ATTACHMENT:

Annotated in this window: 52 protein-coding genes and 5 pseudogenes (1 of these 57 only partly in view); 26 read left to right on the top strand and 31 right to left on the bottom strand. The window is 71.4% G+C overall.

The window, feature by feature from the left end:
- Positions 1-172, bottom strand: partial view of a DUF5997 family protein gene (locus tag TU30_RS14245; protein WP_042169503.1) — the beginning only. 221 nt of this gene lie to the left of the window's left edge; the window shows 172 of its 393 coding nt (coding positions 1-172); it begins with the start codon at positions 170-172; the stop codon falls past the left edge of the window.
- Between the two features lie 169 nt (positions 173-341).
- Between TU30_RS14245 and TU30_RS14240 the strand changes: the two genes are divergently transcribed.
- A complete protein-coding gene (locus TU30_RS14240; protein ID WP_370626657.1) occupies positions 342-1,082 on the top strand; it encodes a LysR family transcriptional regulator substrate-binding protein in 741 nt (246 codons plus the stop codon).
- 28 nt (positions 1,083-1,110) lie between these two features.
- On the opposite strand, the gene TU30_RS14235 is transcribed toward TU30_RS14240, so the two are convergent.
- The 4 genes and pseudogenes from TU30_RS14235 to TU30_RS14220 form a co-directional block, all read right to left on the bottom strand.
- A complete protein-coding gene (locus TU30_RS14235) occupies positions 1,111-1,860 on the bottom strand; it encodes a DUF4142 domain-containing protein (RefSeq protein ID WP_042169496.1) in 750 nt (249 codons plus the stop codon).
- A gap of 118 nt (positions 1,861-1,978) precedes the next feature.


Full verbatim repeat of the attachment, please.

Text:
Annotated in this window: 52 protein-coding genes and 5 pseudogenes (1 of these 57 only partly in view); 26 read left to right on the top strand and 31 right to left on the bottom strand. The window is 71.4% G+C overall.

The window, feature by feature from the left end:
- Positions 1-172, bottom strand: partial view of a DUF5997 family protein gene (locus tag TU30_RS14245; protein WP_042169503.1) — the beginning only. 221 nt of this gene lie to the left of the window's left edge; the window shows 172 of its 393 coding nt (coding positions 1-172); it begins with the start codon at positions 170-172; the stop codon falls past the left edge of the window.
- Between the two features lie 169 nt (positions 173-341).
- Between TU30_RS14245 and TU30_RS14240 the strand changes: the two genes are divergently transcribed.
- A complete protein-coding gene (locus TU30_RS14240; protein ID WP_370626657.1) occupies positions 342-1,082 on the top strand; it encodes a LysR family transcriptional regulator substrate-binding protein in 741 nt (246 codons plus the stop codon).
- 28 nt (positions 1,083-1,110) lie between these two features.
- On the opposite strand, the gene TU30_RS14235 is transcribed toward TU30_RS14240, so the two are convergent.
- The 4 genes and pseudogenes from TU30_RS14235 to TU30_RS14220 form a co-directional block, all read right to left on the bottom strand.
- A complete protein-coding gene (locus TU30_RS14235) occupies positions 1,111-1,860 on the bottom strand; it encodes a DUF4142 domain-containing protein (RefSeq protein ID WP_042169496.1) in 750 nt (249 codons plus the stop codon).
- A gap of 118 nt (positions 1,861-1,978) precedes the next feature.